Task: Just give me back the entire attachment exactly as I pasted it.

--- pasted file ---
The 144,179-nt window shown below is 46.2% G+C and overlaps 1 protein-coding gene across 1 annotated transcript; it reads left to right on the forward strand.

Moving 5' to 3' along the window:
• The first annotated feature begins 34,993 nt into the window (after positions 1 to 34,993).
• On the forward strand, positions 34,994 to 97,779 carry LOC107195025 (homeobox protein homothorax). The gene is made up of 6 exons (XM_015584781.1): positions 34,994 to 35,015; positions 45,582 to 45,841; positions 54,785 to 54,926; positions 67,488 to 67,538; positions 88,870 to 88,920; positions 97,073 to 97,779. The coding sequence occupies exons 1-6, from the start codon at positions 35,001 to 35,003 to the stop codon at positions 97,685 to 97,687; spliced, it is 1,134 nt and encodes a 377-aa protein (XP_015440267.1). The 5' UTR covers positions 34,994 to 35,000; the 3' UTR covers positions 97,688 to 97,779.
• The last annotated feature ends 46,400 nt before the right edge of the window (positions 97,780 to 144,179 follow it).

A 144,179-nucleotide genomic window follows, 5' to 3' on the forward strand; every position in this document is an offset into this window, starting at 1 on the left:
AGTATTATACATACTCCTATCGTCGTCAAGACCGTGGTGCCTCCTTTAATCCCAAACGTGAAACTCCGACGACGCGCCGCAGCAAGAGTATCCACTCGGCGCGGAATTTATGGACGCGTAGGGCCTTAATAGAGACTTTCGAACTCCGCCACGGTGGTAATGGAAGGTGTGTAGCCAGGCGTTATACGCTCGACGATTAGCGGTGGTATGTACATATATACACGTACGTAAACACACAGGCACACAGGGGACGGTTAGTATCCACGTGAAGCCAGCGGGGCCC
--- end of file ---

The 144,179-nt window shown below is 46.2% G+C and overlaps 1 protein-coding gene across 1 annotated transcript; it reads left to right on the forward strand.

Moving 5' to 3' along the window:
• The first annotated feature begins 34,993 nt into the window (after positions 1 to 34,993).
• On the forward strand, positions 34,994 to 97,779 carry LOC107195025 (homeobox protein homothorax). The gene is made up of 6 exons (XM_015584781.1): positions 34,994 to 35,015; positions 45,582 to 45,841; positions 54,785 to 54,926; positions 67,488 to 67,538; positions 88,870 to 88,920; positions 97,073 to 97,779. The coding sequence occupies exons 1-6, from the start codon at positions 35,001 to 35,003 to the stop codon at positions 97,685 to 97,687; spliced, it is 1,134 nt and encodes a 377-aa protein (XP_015440267.1). The 5' UTR covers positions 34,994 to 35,000; the 3' UTR covers positions 97,688 to 97,779.
• The last annotated feature ends 46,400 nt before the right edge of the window (positions 97,780 to 144,179 follow it).

A 144,179-nucleotide genomic window follows, 5' to 3' on the forward strand; every position in this document is an offset into this window, starting at 1 on the left:
AGTATTATACATACTCCTATCGTCGTCAAGACCGTGGTGCCTCCTTTAATCCCAAACGTGAAACTCCGACGACGCGCCGCAGCAAGAGTATCCACTCGGCGCGGAATTTATGGACGCGTAGGGCCTTAATAGAGACTTTCGAACTCCGCCACGGTGGTAATGGAAGGTGTGTAGCCAGGCGTTATACGCTCGACGATTAGCGGTGGTATGTACATATATACACGTACGTAAACACACAGGCACACAGGGGACGGTTAGTATCCACGTGAAGCCAGCGGGGCCC